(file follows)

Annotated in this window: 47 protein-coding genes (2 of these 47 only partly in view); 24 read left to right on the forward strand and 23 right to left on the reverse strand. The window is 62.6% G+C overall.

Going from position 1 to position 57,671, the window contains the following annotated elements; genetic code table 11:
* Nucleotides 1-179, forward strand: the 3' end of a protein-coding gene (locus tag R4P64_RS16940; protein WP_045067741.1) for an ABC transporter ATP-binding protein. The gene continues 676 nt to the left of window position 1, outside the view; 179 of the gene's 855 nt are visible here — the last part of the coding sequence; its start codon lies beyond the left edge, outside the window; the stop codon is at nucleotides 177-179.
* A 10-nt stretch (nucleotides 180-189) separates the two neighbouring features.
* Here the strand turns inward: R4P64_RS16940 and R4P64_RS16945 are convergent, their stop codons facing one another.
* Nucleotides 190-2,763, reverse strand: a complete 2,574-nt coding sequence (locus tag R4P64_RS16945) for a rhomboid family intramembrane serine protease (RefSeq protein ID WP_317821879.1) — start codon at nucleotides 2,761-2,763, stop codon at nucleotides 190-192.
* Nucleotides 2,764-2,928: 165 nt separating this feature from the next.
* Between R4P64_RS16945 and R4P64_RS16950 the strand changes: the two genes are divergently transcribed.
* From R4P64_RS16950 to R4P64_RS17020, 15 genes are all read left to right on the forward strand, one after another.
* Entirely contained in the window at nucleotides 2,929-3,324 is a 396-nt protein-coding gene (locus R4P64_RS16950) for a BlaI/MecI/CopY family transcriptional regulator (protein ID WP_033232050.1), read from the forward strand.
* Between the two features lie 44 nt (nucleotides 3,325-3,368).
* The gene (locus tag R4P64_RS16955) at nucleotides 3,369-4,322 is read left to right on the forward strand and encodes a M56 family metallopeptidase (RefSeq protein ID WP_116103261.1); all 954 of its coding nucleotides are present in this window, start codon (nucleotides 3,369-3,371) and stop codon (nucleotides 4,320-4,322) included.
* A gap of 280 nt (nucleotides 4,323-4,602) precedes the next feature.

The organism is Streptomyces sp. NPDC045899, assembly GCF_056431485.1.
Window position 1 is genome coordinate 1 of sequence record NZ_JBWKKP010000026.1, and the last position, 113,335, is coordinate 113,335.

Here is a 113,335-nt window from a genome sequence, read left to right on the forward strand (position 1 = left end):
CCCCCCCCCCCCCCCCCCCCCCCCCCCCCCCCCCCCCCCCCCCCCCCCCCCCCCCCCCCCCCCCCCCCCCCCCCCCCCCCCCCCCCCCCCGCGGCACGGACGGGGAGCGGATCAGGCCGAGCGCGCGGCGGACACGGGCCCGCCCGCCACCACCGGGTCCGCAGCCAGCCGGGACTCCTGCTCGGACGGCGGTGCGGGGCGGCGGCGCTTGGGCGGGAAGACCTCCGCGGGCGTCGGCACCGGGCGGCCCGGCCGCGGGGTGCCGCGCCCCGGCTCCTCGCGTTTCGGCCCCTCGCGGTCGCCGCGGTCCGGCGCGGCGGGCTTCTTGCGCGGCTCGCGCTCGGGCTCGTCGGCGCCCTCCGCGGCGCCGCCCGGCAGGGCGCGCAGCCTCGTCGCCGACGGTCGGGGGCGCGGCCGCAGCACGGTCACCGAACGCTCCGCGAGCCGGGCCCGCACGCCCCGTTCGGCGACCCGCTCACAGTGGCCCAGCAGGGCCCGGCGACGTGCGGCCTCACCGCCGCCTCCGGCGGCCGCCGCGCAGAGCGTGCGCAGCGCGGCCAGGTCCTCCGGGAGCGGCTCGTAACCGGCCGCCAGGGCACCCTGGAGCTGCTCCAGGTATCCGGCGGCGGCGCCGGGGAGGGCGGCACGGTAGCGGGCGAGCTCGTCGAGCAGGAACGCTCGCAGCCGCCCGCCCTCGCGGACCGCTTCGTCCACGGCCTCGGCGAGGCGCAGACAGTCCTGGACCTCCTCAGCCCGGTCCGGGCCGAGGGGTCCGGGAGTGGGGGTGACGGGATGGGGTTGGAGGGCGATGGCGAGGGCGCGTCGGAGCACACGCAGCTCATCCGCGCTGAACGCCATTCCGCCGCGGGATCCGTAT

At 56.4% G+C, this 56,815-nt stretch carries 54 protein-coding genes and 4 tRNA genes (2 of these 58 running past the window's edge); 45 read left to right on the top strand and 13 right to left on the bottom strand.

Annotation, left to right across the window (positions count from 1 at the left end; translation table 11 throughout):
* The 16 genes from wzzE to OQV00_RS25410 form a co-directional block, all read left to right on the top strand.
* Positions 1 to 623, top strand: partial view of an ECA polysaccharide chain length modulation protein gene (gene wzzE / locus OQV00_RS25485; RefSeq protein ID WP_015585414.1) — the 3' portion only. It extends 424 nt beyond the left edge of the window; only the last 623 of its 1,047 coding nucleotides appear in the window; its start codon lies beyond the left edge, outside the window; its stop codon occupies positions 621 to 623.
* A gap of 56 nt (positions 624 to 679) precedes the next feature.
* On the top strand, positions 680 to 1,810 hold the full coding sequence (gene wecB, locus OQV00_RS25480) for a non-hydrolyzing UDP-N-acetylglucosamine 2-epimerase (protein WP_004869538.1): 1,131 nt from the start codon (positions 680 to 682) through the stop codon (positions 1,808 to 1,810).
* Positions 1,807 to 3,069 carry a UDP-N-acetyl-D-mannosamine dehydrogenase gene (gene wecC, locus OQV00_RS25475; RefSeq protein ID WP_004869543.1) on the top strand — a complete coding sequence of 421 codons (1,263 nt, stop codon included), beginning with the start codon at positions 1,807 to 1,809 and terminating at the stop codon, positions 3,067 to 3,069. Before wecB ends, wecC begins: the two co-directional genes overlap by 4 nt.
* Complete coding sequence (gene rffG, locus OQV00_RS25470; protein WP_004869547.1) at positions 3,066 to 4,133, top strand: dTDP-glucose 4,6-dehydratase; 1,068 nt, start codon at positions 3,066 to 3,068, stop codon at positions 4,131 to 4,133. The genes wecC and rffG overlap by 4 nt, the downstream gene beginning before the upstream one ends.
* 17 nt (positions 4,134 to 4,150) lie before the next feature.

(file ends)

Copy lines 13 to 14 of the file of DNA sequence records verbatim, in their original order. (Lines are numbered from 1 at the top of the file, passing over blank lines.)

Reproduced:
* A gap of 280 nt (nucleotides 4,323-4,602) precedes the next feature.

The organism is Streptomyces sp. NPDC045899, assembly GCF_056431485.1.